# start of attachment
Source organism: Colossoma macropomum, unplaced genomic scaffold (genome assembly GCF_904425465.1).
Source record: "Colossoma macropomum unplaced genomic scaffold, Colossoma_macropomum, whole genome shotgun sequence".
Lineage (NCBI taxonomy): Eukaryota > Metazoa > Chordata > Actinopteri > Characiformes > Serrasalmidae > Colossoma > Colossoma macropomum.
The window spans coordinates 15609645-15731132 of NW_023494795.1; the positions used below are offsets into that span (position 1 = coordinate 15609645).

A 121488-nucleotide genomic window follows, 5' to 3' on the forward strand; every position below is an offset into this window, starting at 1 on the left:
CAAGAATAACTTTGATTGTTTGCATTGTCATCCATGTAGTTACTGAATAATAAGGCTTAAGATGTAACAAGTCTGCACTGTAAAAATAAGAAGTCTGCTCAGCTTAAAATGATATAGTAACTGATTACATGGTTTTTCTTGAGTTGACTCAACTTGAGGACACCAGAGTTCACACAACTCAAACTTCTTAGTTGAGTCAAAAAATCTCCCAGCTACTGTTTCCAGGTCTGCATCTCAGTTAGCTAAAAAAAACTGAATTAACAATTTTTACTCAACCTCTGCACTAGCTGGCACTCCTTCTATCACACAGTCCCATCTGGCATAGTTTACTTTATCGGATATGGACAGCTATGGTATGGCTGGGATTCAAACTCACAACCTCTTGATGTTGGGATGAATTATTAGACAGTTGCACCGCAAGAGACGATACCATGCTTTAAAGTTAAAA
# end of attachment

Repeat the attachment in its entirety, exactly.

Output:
Source organism: Colossoma macropomum, unplaced genomic scaffold (genome assembly GCF_904425465.1).
Source record: "Colossoma macropomum unplaced genomic scaffold, Colossoma_macropomum, whole genome shotgun sequence".
Lineage (NCBI taxonomy): Eukaryota > Metazoa > Chordata > Actinopteri > Characiformes > Serrasalmidae > Colossoma > Colossoma macropomum.
The window spans coordinates 15609645-15731132 of NW_023494795.1; the positions used below are offsets into that span (position 1 = coordinate 15609645).

A 121488-nucleotide genomic window follows, 5' to 3' on the forward strand; every position below is an offset into this window, starting at 1 on the left:
CAAGAATAACTTTGATTGTTTGCATTGTCATCCATGTAGTTACTGAATAATAAGGCTTAAGATGTAACAAGTCTGCACTGTAAAAATAAGAAGTCTGCTCAGCTTAAAATGATATAGTAACTGATTACATGGTTTTTCTTGAGTTGACTCAACTTGAGGACACCAGAGTTCACACAACTCAAACTTCTTAGTTGAGTCAAAAAATCTCCCAGCTACTGTTTCCAGGTCTGCATCTCAGTTAGCTAAAAAAAACTGAATTAACAATTTTTACTCAACCTCTGCACTAGCTGGCACTCCTTCTATCACACAGTCCCATCTGGCATAGTTTACTTTATCGGATATGGACAGCTATGGTATGGCTGGGATTCAAACTCACAACCTCTTGATGTTGGGATGAATTATTAGACAGTTGCACCGCAAGAGACGATACCATGCTTTAAAGTTAAAA